As I wrote in A Foodie in Portugal earlier this winter, it only took me about a week in Portugal to fall in love with the food, the wine, the land and the people of this amiable country, and I came back home eager to keep my memories alive by cooking Portuguese dishes often.
Unfortunately, this good intention soon ran up against a practical barrier: After a few quick (and reasonably successful) attempts to replicate or play creative riffs on some of the Portuguese dishes I had enjoyed during my December visit, I started running out of ideas. And as it turns out, Portuguese cookbooks in English don't exactly grow on trees.
Off to the public library I went, and found exactly one Portuguese cookbook at our local branch. Happily, it's an excellent one, and should keep me busy with enough new recipes to last for a long time. "Portuguese Homestyle Cooking," by first-generation Portuguese-American Ana Patuleia Ortins, features a couple of hundred appetizing recipes in its 256 pages, along with lots of photos and the author's remembrances of growing up and eating in an immigrant family.
Today's recipe, Galinha Estufada, literally translated as "stewed chicken," is true comfort food, but its Latin warmth, color and flavor are a far cry from pallid Northern boiled hen; a cousin of Spanish arroz con pollo plus an exotic whiff of pilaf, it's a long-simmered, hearty dish of chicken pieces and rice, with tomatoes, peas and lots of garlic. My version is below; it's fairly closely based on Ms. Ortins' recipe with the usual irresistible variations, restated in my words based on my cooking experience.
INGREDIENTS: (Serves two)
1 medium sweet yellow or white onion
1. Peel and chop the onions; peel and mince the garlic. Put both with the oil in a heavy, deep skillet or dutch oven and cook over medium heat until the vegetables are translucent and aromatic, five minutes or so.
2. Open the tomatoes and chop them coarsely (or use fresh tomatoes in season, peeled, seeded and chopped). Put the tomatoes with all their juice, the bay leaf and paprika in with the onions and garlic. Cover the pan tightly, reduce heat to low, and simmer for another 5 or 10 minutes.
3. Pour in the wine - Vinho Verde would be ethnically appropriate, but any dry white will do. Turn heat back up to medium-high, simmer for a moment or two, then put in the chicken pieces and the water. (Skin the chicken pieces If you're concerned about the fat, but frankly, leaving it on makes for a richer-textured finished dish.) Bring back to a boil, then re-cover, turn heat back to low and simmer for 20 minutes.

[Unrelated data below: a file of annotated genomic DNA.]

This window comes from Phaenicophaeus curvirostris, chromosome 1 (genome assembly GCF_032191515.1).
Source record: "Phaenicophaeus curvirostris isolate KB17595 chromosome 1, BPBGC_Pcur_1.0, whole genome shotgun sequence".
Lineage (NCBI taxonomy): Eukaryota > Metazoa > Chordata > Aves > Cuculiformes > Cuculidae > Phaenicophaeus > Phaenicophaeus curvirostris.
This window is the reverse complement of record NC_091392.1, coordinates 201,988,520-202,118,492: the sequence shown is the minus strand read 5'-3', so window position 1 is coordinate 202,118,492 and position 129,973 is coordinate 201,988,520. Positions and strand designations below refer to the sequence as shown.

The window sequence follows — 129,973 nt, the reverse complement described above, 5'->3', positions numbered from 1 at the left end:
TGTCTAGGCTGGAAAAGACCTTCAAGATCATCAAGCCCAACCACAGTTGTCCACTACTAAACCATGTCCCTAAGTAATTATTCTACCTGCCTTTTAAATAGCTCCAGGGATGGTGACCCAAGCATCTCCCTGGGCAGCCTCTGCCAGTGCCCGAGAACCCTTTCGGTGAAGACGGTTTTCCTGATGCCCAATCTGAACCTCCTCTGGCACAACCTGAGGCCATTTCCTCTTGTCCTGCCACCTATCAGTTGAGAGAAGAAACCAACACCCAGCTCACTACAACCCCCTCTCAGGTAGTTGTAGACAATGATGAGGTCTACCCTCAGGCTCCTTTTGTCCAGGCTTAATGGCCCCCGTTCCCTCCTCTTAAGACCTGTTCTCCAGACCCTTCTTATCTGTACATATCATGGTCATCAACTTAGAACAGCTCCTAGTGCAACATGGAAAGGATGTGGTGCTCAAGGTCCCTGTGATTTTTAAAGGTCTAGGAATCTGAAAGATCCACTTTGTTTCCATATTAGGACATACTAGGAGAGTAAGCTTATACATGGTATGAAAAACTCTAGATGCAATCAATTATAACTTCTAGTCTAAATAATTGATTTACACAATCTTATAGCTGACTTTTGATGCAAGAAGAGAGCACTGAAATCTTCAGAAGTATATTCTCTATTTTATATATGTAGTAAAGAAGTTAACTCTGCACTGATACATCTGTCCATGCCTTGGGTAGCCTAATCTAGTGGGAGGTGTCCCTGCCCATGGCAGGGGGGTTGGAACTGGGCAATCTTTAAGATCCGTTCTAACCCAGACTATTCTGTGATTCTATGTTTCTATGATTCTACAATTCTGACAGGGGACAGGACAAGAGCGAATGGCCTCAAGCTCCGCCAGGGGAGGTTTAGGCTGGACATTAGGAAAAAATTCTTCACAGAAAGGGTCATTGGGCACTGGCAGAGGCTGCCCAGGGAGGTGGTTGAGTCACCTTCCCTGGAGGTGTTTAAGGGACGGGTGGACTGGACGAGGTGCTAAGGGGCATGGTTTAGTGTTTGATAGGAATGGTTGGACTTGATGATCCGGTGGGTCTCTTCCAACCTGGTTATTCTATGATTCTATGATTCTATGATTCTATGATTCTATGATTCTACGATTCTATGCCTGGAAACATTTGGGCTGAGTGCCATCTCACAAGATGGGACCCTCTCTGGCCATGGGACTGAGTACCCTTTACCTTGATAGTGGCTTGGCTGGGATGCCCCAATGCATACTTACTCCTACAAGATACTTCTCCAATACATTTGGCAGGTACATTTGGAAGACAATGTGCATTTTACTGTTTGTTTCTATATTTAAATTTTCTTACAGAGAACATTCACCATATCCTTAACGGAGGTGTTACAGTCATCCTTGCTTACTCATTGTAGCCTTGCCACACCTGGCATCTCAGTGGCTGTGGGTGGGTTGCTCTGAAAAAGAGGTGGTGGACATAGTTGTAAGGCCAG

4. Stir in the rice and add salt and pepper to taste. Cover, simmer for another 20 minutes or until the rice is just cooked. Stir in the peas and the chopped parsley, cover, and simmer for 5 minutes more. The rice should absorb all the liquid, and the chicken should be falling off the bone.
VARIATIONS: Ortins suggests making an alternate version of this dish with four medium potatoes, peeled and quartered, in place of the rice and peas, otherwise following the same instructions. Actually, I learned to my pleased surprise that cooks in Portugal, who clearly never heard of Atkins, often serve both rice and potatoes in the same meal, and that should work, too.
Ortins also notes that, for those who like crispy chicken, you can take the chicken pieces out before adding the rice or potatoes to the pot, then crisp the chicken in a 350F (175C) oven while the rice cooks on the stovetop, bringing the meat and the rest of the dish back together on a serving platter.
WINE MATCH: This dish would work well with either an aromatic white or a light, fruity but acidic red. A Vinho Verde or an Alentejo red from Portugal would be perfect, although it made a mighty fine cross-Latin match with a particularly pleasant red from Northern Italy's Lombardia, the Villa 2001 "Gradoni" Terre di Franciacorta recently featured in California Wine Club's International Selections.
BUY THE BOOK ONLINE:
Amazon is also currently offering the hardcover version through associated used-book vendors, but the only one currently available is offered for $78.90. I don't think so. You may also be able to buy it direct from Ms. Ortins' Website,
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Thursday, Feb. 16, 2006
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